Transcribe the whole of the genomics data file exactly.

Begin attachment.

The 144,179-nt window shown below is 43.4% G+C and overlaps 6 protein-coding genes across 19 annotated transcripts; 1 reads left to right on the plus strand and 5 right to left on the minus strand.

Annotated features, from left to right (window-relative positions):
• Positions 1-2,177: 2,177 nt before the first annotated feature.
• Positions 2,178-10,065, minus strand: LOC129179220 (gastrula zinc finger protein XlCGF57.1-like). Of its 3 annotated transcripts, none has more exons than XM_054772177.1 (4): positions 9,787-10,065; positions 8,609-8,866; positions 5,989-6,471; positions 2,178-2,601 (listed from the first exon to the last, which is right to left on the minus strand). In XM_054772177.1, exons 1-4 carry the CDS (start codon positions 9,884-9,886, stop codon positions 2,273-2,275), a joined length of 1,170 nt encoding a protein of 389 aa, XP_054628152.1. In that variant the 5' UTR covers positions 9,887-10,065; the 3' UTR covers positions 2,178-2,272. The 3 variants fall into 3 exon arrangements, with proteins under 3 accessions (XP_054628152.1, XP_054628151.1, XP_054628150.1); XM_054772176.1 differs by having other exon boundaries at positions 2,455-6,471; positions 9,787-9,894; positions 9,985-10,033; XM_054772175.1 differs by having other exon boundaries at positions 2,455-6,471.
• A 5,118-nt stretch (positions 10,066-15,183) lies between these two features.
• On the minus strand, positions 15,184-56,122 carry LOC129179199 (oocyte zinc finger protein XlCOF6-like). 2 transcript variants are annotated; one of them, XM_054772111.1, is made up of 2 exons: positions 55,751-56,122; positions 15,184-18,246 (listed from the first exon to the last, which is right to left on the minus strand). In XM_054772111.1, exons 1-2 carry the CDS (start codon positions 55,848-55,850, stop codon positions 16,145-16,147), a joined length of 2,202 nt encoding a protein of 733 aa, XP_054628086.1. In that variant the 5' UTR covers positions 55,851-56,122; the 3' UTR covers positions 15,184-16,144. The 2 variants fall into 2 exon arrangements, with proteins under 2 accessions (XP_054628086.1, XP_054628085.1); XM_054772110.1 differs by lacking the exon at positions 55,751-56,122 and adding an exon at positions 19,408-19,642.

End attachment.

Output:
The 144,179-nt window shown below is 43.4% G+C and overlaps 6 protein-coding genes across 19 annotated transcripts; 1 reads left to right on the plus strand and 5 right to left on the minus strand.

Annotated features, from left to right (window-relative positions):
• Positions 1-2,177: 2,177 nt before the first annotated feature.
• Positions 2,178-10,065, minus strand: LOC129179220 (gastrula zinc finger protein XlCGF57.1-like). Of its 3 annotated transcripts, none has more exons than XM_054772177.1 (4): positions 9,787-10,065; positions 8,609-8,866; positions 5,989-6,471; positions 2,178-2,601 (listed from the first exon to the last, which is right to left on the minus strand). In XM_054772177.1, exons 1-4 carry the CDS (start codon positions 9,884-9,886, stop codon positions 2,273-2,275), a joined length of 1,170 nt encoding a protein of 389 aa, XP_054628152.1. In that variant the 5' UTR covers positions 9,887-10,065; the 3' UTR covers positions 2,178-2,272. The 3 variants fall into 3 exon arrangements, with proteins under 3 accessions (XP_054628152.1, XP_054628151.1, XP_054628150.1); XM_054772176.1 differs by having other exon boundaries at positions 2,455-6,471; positions 9,787-9,894; positions 9,985-10,033; XM_054772175.1 differs by having other exon boundaries at positions 2,455-6,471.
• A 5,118-nt stretch (positions 10,066-15,183) lies between these two features.
• On the minus strand, positions 15,184-56,122 carry LOC129179199 (oocyte zinc finger protein XlCOF6-like). 2 transcript variants are annotated; one of them, XM_054772111.1, is made up of 2 exons: positions 55,751-56,122; positions 15,184-18,246 (listed from the first exon to the last, which is right to left on the minus strand). In XM_054772111.1, exons 1-2 carry the CDS (start codon positions 55,848-55,850, stop codon positions 16,145-16,147), a joined length of 2,202 nt encoding a protein of 733 aa, XP_054628086.1. In that variant the 5' UTR covers positions 55,851-56,122; the 3' UTR covers positions 15,184-16,144. The 2 variants fall into 2 exon arrangements, with proteins under 2 accessions (XP_054628086.1, XP_054628085.1); XM_054772110.1 differs by lacking the exon at positions 55,751-56,122 and adding an exon at positions 19,408-19,642.